The Sage of Omaha has made his billions through prudent focus upon ‘value investing’. That means investing in strong and robust businesses like Coca-Cola, American Express, Gillette and the Washington Post.
So when he referred to derivatives as ‘weapons of financial destruction’ in his shareholder letter of 2002, I respected the man and his integrity of thought.
Now, having found Goldman Sachs under attack, he has stepped up to their defence, and I wondered why.
Warren Buffett is an intriguing character, as we all know. The friend of kings and kingmakers, he walks a path separate to most.
He knows the dangers of arbitrage, derivatives and leverage, because he had to step into Salomon Brothers in 1991 to clean up Meriwether and his colleagues mess.
An extract from Carol Loomis’s in-depth review of Buffett’s experience at Salomon’s:
“You may reasonably ask what was going on in Salomon's stock while all of this was transpiring. It was emphatically down, from above $36 per share on Friday to under $27 on Thursday, when the second press release rocked the market. But the stock was only the facade for a much graver matter, a corporate financial structure that by Thursday was beginning to crack because confidence in Salomon was eroding. It is not good for any securities firm to lose the world's confidence. But if the firm is "credit dependent," as Salomon was to an extreme, it cannot tolerate a negative change in perceptions. Buffett likens Salomon's need for confidence to a mortal's need for air: When the required good is present, it's never noticed. When it's missing, that's all that's noticed.
“Unfortunately, the erosion of confidence was occurring in a company grown enormous. Salomon in August of 1991 had bulged up to $150 billion in assets (not counting, of course, huge off-balance-sheet items) and was among the five largest financial institutions in the U.S. Propping the company on the right-hand side of the balance sheet was–are you ready?–only $4 billion in equity capital, and above that was about $16 billion in medium-term notes, bank debt, and commercial paper. This total of about $20 billion was the capital base that supported the remaining $130 billion in liabilities, most of these short-term, due to run off in one day to six months.”
The result meant that Warren Buffett had to actually take over physically as manager of Salomon Brothers for a nine-month period, and it was emotionally exhausting for him.
Switch to 2010.
Warren Buffett invested heavily in Goldman Sachs in September 2008 – when Lehman Brothers, Merrill Lynch and Morgan Stanley were all imploding – buying $5 billion of preferred stock at a 10 percent dividend. These investments earn him $950 a minute, or $500 million a year today. No wonder he claims to be in love with that investment.
Trouble is that the alleged fraud at Goldman Sachs has really hit their share price. For example, Standard & Poor's downgraded Goldman
shares to "Sell" and lowered their target price by $40 to
$140 the other day.
Goldman Sachs shareprice, courtesy of Yahoo!, already down $40 …
Thinking back to Salomon's – if the firm is "credit dependent," as Salomon was to an extreme,
it cannot tolerate a negative change in perceptions – Buffett must be seriously worried about Goldman Sachs losing its credit worthiness, especially as it depends on good credit.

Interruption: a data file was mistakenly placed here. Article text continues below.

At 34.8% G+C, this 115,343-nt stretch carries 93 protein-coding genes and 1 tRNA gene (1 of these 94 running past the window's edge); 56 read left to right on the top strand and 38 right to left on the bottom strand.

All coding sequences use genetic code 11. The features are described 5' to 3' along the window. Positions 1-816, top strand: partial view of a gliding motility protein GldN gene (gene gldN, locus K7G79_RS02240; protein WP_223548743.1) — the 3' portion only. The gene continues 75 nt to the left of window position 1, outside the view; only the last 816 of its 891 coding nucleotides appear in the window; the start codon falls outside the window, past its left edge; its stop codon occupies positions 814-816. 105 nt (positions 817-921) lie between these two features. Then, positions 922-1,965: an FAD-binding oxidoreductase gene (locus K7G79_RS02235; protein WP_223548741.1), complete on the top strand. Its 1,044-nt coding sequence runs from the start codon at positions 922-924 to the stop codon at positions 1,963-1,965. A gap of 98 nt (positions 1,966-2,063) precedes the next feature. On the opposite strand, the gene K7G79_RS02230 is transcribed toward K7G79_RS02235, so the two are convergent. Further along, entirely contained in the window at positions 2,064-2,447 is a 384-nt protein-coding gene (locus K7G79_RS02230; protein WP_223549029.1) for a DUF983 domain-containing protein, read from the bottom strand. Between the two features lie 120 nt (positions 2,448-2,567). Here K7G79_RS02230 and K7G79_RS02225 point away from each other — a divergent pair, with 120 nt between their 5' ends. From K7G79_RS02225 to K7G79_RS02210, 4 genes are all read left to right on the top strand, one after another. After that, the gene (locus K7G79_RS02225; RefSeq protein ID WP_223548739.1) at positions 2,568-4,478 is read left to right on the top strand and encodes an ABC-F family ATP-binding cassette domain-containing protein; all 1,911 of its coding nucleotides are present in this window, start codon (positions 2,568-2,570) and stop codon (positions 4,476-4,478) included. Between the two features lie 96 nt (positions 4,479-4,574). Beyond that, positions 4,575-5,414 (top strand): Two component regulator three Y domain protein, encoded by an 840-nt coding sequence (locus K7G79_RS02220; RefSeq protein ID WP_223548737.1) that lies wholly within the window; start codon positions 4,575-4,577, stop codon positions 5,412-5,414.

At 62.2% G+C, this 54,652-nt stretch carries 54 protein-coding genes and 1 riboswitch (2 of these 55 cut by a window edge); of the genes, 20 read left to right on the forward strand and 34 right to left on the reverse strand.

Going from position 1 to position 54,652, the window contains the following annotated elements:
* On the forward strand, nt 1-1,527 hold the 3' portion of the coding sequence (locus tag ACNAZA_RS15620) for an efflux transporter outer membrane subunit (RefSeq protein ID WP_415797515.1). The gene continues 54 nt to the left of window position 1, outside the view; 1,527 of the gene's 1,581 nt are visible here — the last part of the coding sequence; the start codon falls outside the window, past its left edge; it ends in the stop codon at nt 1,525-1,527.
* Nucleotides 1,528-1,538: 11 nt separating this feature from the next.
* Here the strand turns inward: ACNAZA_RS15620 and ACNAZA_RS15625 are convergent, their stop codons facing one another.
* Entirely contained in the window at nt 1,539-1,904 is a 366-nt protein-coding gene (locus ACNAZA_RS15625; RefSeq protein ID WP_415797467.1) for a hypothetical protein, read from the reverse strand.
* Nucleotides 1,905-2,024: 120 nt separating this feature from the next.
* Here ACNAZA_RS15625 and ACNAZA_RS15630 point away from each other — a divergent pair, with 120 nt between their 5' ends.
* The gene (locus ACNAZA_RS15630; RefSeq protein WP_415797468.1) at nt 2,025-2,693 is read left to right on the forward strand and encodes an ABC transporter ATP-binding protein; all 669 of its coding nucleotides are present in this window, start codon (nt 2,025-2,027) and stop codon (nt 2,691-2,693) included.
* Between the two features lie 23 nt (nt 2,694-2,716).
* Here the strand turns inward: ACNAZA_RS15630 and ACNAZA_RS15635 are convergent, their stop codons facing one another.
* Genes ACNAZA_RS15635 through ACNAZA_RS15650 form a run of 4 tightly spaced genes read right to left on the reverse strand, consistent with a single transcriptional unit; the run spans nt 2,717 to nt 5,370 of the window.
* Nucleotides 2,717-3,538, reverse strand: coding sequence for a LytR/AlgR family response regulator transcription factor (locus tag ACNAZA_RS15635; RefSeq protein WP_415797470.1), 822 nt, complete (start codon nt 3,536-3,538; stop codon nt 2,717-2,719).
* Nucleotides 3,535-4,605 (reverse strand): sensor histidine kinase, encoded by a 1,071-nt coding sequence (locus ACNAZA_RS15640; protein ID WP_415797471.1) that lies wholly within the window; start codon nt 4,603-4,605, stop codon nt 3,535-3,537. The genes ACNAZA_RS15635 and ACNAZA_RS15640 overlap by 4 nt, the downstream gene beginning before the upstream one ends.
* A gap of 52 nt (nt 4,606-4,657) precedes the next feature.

Oh yes, and having called derivatives ‘weapons of financial destruction’, guess what? Berkshire Hathway, Warren Buffett’s investment firm, has a massive portfolio of derivatives investments. From the Wall Street Journal last week:
“Democrats took a step toward their goal of overhauling financial regulation, reaching a tentative deal to set restrictions on trading in exotic financial instruments known as derivatives. Among the considerations still in the balance: A big provision being sought by Warren Buffett in recent weeks … the provision, sought by Berkshire and pushed by Nebraska Senator Ben Nelson in the Senate Agriculture Committee, would largely exempt existing derivatives contracts from the proposed rules. Previously, the legislation could have allowed regulators to require that companies such as Nebraska-based Berkshire put aside large sums to cover potential losses. The change thus would aid Berkshire, which has a $63 billion derivatives portfolio, according to Barclays Capital.”
Hmmm … maybe that greed is infectious, although Morningstar Analyst Bill Bergman supports Mr. Buffett's exemption by stating that: "claiming Berkshire poses a risk to the financial system is a difficult
case to make."
Either way, the US movement towards an approval of a Financial Reform Bill to handle the issues of banks that are 'too big to fail' yesterday, takes it one step nearer to the American system taking a lead role towards a new financial architecture.
Derivatives are next … and Warren Buffett, like Lloyd Blankfiend at Goldman Sachs and all of those current and former bankers and brokers who dealt in toxic derivatives across the world, must be worried.
Postnote: here is Berkshire Hathaway’s full commentary on derivatives from that shareholder letter back in 2002:
Charlie and I are of one mind in how we feel about derivatives and the trading activities that go with them: We view them as time bombs, both for the parties that deal in them and the economic system.
Having delivered that thought, which I’ll get back to, let me retreat to explaining derivatives, though the explanation must be general because the word covers an extraordinarily wide range of financial contracts.